New Study highlights 34% loss in wild salmon numbers from Sea Lice. Errors identified which undermine Galway Salmon Farm EIS

Inland Fisheries Ireland notes the findings of a new international scientific paper which identifies fundamental flaws in the methodology and findings of a study (Jackson et al), elements of which have formed the basis of an EIS submitted in support of the proposed Galway Bay Salmon Farm.

The new paper demonstrates that the impact of sea lice on wild salmon causes a much higher loss (34%) of those returning to rivers in the west of Ireland, than the 1% loss suggested heretofore in the Jackson paper. The new study entitled “Comment on Jackson et al. "Impact of Lepeophtheirus salmonis infestations on migrating Atlantic salmon, Salmo salar L., smolts at eight locations in Ireland with an analysis of lice-induced marine mortality" is published by Krkošek, et al. (2013) in The Journal of Fish Diseases. It points out fundamental methodological errors made by Jackson et al. (2013). Following a re-analysis of the same data, it shows that it incorrectly concluded that sea lice play a minor, perhaps even negligible, role in salmon survival and that this finding emerged following three fundamental methodological errors.

This new paper conducts  a re-analysis of the data with the findings departing substantially from those reported and interpreted by Jackson et al. (2013), and in previous publications that drew on some of the same data (Jackson, et al. 2011a;  2011b).  Whereas Jackson et al. 2013 assert that sea lice cause 1% of mortality in Atlantic salmon, the correct estimate is actually a one third loss (34%) of overall returned stocks.
The new paper gives the example that if, in the absence of parasites, final adult salmon recruitment is 6% of smolt production, then the effect of parasite mortality reduces that recruitment to 4%.  According to interpretations used by Jackson et al. (2013), that is a change of 2%.  However, the overall effect is that it reduces the abundance of adult salmon returning to a river from, say, 6,000 down to 4,000; this 1/3 loss of salmon returns could have significant conservation or fishery implications. Krkošek, et al. 2013 emphasise that their purpose is not to downplay factors other than parasites that may also have a large influence on marine survival of Atlantic salmon. They do however highlight that parasites can and, in this case, clearly do have a large effect on fisheries recruitment, irrespective of apparent changes in overall marine mortality over time, and with important implications for the management and conservation of wild salmon stocks.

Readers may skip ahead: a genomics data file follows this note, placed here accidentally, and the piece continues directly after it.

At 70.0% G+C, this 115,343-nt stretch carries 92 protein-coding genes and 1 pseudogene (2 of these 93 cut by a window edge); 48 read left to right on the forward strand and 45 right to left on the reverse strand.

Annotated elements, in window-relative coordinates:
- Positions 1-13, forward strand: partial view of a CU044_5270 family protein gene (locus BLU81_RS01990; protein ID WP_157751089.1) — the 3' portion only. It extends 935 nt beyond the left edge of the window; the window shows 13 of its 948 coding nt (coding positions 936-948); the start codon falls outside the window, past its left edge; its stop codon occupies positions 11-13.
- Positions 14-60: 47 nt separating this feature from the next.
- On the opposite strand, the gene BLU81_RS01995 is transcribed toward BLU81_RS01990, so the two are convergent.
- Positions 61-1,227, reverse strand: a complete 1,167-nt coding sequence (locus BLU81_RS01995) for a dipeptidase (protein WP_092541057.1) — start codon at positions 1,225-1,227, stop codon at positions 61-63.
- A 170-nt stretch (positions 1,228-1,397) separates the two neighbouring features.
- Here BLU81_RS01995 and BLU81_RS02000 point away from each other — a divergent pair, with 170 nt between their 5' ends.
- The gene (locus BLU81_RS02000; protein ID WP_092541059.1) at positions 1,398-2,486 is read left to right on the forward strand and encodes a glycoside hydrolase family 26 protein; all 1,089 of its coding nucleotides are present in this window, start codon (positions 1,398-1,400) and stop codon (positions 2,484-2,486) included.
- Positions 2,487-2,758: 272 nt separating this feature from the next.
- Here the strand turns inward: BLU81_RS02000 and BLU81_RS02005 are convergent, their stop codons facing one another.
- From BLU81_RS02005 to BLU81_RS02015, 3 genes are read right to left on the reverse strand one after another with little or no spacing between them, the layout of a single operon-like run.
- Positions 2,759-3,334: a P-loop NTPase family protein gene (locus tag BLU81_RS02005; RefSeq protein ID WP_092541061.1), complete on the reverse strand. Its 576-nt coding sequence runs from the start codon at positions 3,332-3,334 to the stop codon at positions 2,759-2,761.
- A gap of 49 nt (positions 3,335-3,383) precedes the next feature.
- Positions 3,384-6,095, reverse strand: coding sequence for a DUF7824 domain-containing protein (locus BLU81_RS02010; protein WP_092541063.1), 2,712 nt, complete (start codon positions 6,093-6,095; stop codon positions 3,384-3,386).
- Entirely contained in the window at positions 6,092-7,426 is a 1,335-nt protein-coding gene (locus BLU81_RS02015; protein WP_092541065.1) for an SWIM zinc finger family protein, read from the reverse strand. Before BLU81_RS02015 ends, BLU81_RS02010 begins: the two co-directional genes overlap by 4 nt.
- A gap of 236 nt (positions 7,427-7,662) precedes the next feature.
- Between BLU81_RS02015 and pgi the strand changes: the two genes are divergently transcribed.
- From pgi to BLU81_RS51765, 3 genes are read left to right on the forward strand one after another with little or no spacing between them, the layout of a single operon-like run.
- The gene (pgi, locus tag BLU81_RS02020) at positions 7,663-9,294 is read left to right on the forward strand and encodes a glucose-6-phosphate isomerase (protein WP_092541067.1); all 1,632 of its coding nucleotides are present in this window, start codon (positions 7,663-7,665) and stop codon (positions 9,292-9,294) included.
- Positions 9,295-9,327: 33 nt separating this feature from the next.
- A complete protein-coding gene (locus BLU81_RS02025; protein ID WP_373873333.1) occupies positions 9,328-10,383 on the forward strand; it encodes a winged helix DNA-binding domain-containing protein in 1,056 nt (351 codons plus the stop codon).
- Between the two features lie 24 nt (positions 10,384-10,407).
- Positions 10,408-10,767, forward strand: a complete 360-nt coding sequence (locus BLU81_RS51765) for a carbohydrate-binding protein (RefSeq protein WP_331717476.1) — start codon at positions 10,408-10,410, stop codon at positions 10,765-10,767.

Two of the publications that utilise some of the same data (Jackson et al. 2011a & 2011b), and which contain the methodological errors reported above, have been referred to in the Environmental Impact Statement submitted by BIM in their proposal for a deep sea fish farm in Galway bay. In support of the contention that sea lice do not negatively impact on out migrating salmon smolts, the Marine Institute studies by Jackson et al. 2011a & 2011b are quoted as concluding that the infestation of outwardly migrating salmon smolts with sea lice was only a minor component of the overall marine mortality in the stocks studied. This contention may now be questioned by the re-analysis undertaken in this new paper by Krkošek, et al. 2013.

This paper concurs with previously published international research (Krkosek et al, 2012 & Gargan et al, 2012) which indicates that sea lice emanating from aquaculture facilities can cause significant mortality to Atlantic salmon.  IFI welcomes the clarification in this new paper regarding the potential negative impact of sea lice emanating from marine salmon farms and looks forward to ensuring effective sea lice management to reduce or eliminate this impact. In this context, the location of salmon farms in relation to salmon rivers and the control of sea lice prior to and during juvenile salmon migration to their high seas feeding ground is critical if wild salmon stocks are not to be impacted. The development of resistance to chemical treatment of sea lice and other fish husbandry problems, such as pancreas disease and amoebic gill disease, are likely to make effective sea lice control even more difficult in future years.

IFI is supportive of the development of a sustainable aquaculture industry and welcome all advances in research that will underpin the sustainability of this industry and safeguard wild salmon and sea trout stocks into the future.